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How Republicans Are Getting It Disastrously Wrong: It's The Message, Not The Messaging

whispering.jpgFor decades Democrats struggled to get their policy positions across against the superior messaging strategies of the GOP, who were masters at mind manipulation through focus-group-tested words and phrases steeped with moral resonance. This finely-honed skill-set has won them elections based on people's enthusiasm over the notion that they could be the recipients of "trickle down economics" from the rich; their fear of so-called "Death Panels"; their loathing of dreaded "Death Taxes"; and their anger over their alleged "Right to Work."

With massive resources built up over many years, GOP Strategist Frank Luntz has long been the party's go-to guy for their universally-used talking points. The fact that they pretty much have one guy to whom they turn for their "winning words," and that they are disciplined enough as a party to fall in line behind the use of specific catch phrases, has kept them head-and-shoulders above Democrats who have often been described as akin to "herding cats" when it comes to staying on message.

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Lincoln Warned Us Not To Surrender Our Political Power To Corporations

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While the nation's eye is turned to Washington as they move the fight over honoring our promise to pay the debt we have already incurred to yet another day, and with Republicans attempting to tie this obligation to gutting Survival Security programs, we are losing sight of the fact that our debt isn't really our biggest problem in this country; it is merely a symptom. Our lack of will to stand up for average Americans’ right to thriving wages with the same ferocity we fight for the one percent's ability to reap their billions is what has not only created a significant portion of our debt, but is the moral failing that will eventually destroy our economy — and perhaps even our nation — once and for all.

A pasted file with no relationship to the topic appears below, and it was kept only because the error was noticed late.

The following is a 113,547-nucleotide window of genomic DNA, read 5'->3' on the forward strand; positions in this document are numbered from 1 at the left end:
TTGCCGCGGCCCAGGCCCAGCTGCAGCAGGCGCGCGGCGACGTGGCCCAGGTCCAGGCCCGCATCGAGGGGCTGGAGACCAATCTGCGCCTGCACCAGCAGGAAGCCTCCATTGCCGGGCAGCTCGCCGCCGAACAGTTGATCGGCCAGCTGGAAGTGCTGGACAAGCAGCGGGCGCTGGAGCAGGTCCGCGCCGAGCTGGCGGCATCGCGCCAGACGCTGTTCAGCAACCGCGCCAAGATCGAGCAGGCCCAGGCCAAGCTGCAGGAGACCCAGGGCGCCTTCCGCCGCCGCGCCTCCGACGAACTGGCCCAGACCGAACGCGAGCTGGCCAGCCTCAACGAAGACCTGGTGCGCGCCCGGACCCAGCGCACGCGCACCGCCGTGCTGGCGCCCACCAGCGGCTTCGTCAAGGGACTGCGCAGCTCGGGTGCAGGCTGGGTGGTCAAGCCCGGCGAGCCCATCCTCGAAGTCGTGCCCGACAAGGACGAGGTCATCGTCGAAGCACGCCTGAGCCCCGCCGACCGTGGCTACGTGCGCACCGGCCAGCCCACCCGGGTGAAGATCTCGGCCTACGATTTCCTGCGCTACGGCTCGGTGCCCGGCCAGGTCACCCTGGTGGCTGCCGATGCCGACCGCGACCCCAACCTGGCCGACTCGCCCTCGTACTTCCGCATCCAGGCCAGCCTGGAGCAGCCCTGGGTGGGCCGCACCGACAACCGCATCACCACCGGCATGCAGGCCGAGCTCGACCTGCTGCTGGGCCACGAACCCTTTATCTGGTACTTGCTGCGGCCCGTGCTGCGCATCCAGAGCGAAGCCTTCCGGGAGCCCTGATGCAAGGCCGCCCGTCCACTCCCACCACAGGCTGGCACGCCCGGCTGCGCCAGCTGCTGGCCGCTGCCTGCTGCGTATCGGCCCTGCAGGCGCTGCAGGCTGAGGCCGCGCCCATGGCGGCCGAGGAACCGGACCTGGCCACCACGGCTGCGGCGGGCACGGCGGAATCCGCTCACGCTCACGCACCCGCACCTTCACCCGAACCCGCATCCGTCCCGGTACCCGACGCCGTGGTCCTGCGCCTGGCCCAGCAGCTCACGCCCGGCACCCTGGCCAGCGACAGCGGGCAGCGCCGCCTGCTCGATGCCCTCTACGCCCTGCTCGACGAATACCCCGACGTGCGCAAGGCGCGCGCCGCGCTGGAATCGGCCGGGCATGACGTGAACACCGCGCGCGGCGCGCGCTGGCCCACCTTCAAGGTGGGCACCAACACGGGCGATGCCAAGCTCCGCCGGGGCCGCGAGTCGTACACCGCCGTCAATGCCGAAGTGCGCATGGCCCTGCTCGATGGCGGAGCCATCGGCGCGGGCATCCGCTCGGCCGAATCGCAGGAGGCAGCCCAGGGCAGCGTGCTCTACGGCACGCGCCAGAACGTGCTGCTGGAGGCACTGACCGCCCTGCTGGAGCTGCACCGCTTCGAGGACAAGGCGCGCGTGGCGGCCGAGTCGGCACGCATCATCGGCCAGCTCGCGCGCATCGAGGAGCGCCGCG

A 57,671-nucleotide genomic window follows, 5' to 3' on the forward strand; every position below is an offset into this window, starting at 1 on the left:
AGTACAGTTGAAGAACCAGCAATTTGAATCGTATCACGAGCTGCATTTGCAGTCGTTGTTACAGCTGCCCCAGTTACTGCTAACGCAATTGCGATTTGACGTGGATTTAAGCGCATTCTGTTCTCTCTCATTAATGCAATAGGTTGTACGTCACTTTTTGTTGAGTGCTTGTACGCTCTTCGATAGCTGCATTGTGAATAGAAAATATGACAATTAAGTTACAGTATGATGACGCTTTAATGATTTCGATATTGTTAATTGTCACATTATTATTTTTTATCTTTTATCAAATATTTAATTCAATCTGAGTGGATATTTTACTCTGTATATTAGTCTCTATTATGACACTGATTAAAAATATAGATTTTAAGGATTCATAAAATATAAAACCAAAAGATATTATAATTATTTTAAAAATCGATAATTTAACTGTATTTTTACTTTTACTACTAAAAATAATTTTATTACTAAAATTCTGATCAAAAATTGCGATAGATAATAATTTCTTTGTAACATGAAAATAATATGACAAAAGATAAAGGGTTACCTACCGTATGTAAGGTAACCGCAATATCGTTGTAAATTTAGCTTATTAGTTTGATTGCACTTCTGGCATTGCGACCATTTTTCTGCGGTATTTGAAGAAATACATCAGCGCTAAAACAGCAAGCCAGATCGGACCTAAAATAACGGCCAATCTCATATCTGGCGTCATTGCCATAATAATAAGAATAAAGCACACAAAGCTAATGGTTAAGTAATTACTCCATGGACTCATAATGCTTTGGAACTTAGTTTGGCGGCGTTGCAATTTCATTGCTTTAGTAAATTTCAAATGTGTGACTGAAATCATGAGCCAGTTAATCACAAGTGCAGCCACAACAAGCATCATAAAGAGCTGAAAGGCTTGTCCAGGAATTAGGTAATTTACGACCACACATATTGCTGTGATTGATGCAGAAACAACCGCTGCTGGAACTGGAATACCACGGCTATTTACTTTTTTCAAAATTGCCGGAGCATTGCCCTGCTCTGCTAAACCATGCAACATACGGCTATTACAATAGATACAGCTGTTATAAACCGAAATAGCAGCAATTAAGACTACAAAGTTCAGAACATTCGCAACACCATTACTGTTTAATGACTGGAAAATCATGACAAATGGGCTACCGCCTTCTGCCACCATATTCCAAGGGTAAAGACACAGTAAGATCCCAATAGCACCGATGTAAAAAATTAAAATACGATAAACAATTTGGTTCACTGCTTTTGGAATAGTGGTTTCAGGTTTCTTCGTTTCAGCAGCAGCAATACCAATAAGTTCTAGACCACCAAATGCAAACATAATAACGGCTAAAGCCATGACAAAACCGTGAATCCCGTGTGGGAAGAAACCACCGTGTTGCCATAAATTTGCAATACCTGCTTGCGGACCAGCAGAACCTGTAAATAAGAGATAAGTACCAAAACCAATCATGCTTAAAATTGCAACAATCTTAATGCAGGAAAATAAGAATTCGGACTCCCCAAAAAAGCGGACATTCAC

"Let them [who labor] beware of surrendering a political power which they already possess, and which, if surrendered, will surely be used to close the door of advancement against such as they, and to fix new disabilities and burdens upon them, 'til all of liberty shall be lost."

These words of warning were issued by Abraham Lincoln in his Annual Message to Congress on Dec. 3, 1861, but could just as easily have been spoken 33 years ago in cautioning against Reagan’s supply-side “voodoo” economics; a policy that would go on to concentrate all of America’s future earnings into the bank accounts of the elite one percent, rendering average Americans powerless in their struggle for economic advancement.

Or they could have been uttered 19 years ago, cautioning against electing a Republican Congress that would not allow workers an increase in minimum wages for two ten-year stretches (1981–1990 and 1997–2007), during which their advancement was, for all practical purposes, impossible.

Or perhaps 15 years ago, cautioning against electing yet another Republican-controlled Congress; one that would force the repeal of the Glass-Steagall safeguards for our savings and investments, leaving us vulnerable to the catastrophic loss of our personal wealth at the hands of Wall Street “banksters.”

At each of these times, we had an opportunity to deny political power to those who continued to “fix new disabilities and burdens upon” us or surrender our own political power to them. And each time, we chose surrender.